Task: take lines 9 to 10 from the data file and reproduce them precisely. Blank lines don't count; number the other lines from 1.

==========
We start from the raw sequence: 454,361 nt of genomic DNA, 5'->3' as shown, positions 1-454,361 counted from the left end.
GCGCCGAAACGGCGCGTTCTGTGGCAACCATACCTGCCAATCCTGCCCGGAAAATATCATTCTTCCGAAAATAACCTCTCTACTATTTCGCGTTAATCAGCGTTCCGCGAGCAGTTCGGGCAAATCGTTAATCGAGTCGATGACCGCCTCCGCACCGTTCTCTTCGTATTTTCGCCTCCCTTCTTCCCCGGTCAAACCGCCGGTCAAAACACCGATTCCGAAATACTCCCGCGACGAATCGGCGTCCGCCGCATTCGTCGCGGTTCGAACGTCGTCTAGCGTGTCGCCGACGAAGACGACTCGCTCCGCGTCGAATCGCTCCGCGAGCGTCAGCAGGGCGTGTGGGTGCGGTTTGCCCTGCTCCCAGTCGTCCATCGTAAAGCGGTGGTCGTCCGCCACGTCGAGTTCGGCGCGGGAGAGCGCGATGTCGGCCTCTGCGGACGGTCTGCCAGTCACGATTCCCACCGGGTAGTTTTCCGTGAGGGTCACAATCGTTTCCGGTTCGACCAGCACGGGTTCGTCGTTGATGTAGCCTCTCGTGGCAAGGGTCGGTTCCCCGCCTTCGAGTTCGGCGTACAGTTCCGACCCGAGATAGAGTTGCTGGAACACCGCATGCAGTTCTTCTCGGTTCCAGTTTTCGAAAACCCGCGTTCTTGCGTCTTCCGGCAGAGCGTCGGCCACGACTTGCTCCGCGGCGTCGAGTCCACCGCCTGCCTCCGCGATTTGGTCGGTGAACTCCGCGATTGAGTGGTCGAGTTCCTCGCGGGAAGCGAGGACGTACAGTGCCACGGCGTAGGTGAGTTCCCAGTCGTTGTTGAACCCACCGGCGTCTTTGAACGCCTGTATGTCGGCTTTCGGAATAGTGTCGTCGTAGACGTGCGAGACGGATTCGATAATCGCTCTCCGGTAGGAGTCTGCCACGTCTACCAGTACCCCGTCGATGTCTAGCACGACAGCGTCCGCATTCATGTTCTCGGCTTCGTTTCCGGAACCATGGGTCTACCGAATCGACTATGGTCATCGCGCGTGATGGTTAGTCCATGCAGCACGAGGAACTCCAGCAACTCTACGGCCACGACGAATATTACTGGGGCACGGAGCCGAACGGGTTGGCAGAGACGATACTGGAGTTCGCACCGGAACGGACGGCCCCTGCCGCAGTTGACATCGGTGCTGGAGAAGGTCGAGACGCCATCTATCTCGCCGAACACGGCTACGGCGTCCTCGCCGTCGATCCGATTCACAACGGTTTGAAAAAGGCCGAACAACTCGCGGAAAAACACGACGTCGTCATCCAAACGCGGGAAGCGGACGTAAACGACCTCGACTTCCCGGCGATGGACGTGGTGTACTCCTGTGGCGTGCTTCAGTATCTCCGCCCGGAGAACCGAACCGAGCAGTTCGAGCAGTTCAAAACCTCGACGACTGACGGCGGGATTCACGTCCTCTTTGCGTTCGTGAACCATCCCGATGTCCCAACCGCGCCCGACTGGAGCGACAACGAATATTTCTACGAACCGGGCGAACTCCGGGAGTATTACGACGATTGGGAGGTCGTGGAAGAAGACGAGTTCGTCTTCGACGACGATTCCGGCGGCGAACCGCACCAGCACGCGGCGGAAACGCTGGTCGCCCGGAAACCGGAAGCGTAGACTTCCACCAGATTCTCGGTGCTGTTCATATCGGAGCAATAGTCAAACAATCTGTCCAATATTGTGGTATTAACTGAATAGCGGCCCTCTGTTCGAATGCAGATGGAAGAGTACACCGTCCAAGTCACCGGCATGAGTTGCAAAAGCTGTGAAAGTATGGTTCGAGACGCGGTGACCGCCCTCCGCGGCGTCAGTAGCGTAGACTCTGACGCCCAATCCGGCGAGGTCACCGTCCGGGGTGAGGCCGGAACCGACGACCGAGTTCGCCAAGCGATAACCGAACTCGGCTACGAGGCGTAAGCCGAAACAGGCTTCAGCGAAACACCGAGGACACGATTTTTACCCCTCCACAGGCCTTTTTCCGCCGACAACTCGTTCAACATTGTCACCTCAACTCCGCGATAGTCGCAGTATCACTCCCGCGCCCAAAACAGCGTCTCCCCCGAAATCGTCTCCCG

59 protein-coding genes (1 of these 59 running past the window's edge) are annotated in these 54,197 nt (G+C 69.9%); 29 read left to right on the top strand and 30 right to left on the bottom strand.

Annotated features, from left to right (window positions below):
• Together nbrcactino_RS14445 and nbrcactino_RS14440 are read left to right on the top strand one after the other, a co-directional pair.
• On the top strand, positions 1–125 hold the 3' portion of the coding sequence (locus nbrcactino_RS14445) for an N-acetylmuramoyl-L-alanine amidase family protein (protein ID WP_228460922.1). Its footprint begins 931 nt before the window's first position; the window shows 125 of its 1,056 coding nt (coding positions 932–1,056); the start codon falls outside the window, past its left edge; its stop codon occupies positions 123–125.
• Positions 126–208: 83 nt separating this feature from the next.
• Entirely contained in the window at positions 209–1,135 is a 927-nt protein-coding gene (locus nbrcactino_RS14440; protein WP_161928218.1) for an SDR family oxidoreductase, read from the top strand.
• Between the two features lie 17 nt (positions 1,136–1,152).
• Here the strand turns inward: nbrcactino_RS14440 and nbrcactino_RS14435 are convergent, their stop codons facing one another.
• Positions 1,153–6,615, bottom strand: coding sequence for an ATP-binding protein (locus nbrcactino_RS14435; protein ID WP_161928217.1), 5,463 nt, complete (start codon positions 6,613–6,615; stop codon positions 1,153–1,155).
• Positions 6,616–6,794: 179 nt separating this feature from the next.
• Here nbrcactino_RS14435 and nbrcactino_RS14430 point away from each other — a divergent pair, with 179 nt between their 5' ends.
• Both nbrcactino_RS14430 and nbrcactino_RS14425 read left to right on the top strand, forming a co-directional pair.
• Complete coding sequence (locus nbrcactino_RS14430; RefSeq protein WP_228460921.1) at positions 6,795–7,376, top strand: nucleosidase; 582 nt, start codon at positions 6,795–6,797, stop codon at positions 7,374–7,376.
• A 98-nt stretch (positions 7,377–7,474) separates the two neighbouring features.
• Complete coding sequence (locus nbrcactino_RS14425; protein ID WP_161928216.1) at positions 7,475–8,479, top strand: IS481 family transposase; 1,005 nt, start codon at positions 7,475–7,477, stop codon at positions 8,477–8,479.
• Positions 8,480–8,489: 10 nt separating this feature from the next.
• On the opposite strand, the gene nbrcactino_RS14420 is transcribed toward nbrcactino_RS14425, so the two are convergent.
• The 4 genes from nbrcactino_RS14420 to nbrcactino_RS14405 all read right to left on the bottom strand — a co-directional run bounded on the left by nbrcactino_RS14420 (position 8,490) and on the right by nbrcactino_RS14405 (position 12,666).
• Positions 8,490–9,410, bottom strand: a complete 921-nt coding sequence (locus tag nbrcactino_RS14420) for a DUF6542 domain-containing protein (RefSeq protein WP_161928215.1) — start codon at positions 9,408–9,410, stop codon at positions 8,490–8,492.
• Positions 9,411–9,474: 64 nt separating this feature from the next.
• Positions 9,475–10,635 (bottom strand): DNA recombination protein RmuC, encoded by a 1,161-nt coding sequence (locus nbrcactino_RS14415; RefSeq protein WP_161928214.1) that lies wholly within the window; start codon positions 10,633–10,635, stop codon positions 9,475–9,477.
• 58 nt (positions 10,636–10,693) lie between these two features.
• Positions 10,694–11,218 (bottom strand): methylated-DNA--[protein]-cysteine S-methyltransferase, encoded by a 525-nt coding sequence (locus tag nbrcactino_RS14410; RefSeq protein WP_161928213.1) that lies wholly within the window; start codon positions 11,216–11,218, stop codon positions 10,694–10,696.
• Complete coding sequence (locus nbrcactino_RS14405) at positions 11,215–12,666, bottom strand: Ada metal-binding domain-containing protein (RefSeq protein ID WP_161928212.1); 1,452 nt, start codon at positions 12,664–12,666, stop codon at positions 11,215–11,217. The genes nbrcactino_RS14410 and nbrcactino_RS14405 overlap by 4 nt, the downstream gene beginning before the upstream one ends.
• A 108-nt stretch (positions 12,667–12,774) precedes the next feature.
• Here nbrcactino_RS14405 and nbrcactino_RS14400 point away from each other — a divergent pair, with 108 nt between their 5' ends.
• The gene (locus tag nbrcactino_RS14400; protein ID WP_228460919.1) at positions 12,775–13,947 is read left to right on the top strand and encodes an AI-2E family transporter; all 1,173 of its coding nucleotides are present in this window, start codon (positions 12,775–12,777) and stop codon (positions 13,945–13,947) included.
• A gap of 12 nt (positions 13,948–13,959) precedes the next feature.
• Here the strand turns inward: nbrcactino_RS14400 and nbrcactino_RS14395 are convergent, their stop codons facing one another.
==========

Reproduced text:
• Between the two features lie 17 nt (positions 1,136–1,152).
• Here the strand turns inward: nbrcactino_RS14440 and nbrcactino_RS14435 are convergent, their stop codons facing one another.